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RAISE: IHBEM: Human Behavior Driven Mathematical Modeling and Forecasting of Respiratory Disease Transmission in Urban Settings

Abstract

Human behavior plays a central role in the transmission of respiratory pathogens such as SARS-CoV-2 and influenza; however, realistic representation of many behavioral processes is lacking in existing epidemiological models, which impedes accurate simulation and forecasting of disease spread. This project will use behavior theories and detailed data to develop behavior-driven epidemic models, study the transmission dynamics of COVID-19, and generate improved forecasting systems in urban settings. Studies will focus on New York City (NYC), a densely populated metropolitan area with large socioeconomic disparities that often experiences outbreaks earlier than surrounding regions. The proposed model will incorporate contact patterns indoors, where most transmission occurs, the adoption of protective measures such as mask-wearing, and reactive behavior change in response to infection risk. Research results will deepen understanding of behavior-disease interaction and produce next-generation predictive models for emerging respiratory diseases with validated forecasting accuracy. These efforts will fundamentally improve disease model realism by accurately incorporating behavior into mathematical models and improve the accuracy of respiratory disease forecasts. The developed forecasting systems can be deployed in real time to support epidemic control in the event of public health emergency. Research findings will be disseminated promptly to federal and local public health authorities leveraging ongoing collaborations to translate research into strategies for disease prevention and mitigation. The project will have long-term benefits for capacity building in pandemic preparedness and response. This project will be supported by rich and diverse datasets including neighborhood level COVID-19 data, detailed foot traffic records, mask-wearing survey data, socio-economic indicators, and behavioral characteristics collected from surveys in NYC neighborhoods. Proposed studies are organized around three synergistic research objectives: 1) use of core behavioral science theories – namely temporal discounting, loss aversion, agency, and norms and deviation – to quantify risk-driven behavior change; 2) incorporation of dwell time and crowdedness in different indoor settings and population-level masking into a metapopulation epidemic model at the neighborhood scale; 3) development of a predictive model for COVID-19 with behavior-disease feedbacks and systematic evaluation of its predictive skill through retrospective forecasts. The project will employ a breadth of interdisciplinary skills in mathematical modeling, statistical inference, behavior science, data science, and infectious disease epidemiology. These efforts will produce novel mathematical models incorporating human behaviors that enable improved operational forecasting of respiratory diseases. This project is jointly funded by the Division of Mathematical Science (DMS) in the Directorate of Mathematical and Physical Sciences (MPS) and the Division of Social and Economic Sciences (SES) in the Directorate of Social, Behavioral and Economic Sciences (SBE). This project was also co-funded in collaboration with the CDC’s Center for Forecasting and Outbreak Analytics to support research projects to further advance federal infectious disease modeling, prevention and response capabilities. This award reflects NSF's statutory mission and has been deemed worthy of support through evaluation using the Foundation's intellectual merit and broader impacts review criteria.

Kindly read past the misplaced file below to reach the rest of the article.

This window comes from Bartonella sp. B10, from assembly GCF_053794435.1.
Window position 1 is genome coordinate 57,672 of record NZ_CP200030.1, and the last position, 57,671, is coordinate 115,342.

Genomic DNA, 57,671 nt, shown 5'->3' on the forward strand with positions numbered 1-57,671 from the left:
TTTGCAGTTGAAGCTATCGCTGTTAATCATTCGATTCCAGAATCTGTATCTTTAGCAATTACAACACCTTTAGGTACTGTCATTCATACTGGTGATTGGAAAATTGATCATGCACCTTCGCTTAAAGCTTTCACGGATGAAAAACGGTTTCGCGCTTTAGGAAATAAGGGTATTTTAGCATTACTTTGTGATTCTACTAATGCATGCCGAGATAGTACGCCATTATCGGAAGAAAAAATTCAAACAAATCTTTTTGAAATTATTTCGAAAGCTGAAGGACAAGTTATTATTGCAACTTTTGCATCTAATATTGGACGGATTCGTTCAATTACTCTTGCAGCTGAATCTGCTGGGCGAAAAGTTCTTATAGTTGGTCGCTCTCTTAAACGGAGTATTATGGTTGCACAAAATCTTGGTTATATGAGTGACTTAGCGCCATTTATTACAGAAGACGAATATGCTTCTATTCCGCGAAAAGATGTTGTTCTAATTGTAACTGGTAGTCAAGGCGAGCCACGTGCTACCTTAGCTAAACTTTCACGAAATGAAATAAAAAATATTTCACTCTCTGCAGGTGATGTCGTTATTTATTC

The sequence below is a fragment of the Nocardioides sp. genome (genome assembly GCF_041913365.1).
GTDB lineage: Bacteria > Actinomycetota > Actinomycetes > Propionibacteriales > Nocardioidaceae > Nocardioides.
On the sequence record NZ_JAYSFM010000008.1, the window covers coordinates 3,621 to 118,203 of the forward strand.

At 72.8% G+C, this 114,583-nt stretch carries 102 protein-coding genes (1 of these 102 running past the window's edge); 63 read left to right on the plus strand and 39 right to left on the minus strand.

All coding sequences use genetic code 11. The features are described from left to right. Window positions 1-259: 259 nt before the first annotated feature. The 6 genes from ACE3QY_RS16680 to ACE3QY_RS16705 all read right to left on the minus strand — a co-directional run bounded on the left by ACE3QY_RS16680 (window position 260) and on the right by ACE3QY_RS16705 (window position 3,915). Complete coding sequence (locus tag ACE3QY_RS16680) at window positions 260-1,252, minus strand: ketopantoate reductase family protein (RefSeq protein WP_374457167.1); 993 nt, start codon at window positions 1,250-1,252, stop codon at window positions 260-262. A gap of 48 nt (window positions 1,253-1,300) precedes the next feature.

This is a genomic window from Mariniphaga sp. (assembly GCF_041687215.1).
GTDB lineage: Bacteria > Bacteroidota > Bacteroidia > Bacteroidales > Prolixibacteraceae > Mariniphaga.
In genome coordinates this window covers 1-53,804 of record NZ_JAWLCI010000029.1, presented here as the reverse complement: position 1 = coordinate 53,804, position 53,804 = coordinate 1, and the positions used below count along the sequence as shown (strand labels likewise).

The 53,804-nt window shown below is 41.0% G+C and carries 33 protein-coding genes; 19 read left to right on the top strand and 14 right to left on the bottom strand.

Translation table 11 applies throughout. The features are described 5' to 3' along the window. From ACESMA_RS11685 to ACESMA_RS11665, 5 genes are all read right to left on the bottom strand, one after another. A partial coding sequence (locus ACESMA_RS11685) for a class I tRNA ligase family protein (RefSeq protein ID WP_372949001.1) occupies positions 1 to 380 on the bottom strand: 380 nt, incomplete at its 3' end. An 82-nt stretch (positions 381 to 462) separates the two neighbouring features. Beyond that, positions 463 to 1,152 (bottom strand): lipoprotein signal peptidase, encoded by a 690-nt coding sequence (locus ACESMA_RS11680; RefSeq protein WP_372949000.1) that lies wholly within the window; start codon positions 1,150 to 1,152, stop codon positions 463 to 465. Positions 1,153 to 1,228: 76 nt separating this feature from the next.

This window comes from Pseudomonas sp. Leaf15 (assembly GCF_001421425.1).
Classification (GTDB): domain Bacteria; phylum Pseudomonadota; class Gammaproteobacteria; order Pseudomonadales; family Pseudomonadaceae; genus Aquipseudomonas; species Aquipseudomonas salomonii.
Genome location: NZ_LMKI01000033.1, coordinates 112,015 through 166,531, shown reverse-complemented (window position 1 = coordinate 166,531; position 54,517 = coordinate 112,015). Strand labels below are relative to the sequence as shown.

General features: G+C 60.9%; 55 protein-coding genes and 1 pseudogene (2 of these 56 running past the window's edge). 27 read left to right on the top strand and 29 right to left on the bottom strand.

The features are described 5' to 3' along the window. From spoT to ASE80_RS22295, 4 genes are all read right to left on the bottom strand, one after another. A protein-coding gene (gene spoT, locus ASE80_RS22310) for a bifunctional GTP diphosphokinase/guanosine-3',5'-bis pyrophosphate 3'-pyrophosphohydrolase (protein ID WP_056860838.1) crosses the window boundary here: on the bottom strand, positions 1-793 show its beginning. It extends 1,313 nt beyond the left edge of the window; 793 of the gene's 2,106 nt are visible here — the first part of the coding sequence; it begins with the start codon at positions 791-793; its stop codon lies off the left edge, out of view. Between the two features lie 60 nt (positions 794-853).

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Funding Source

Project Period

2022-2026

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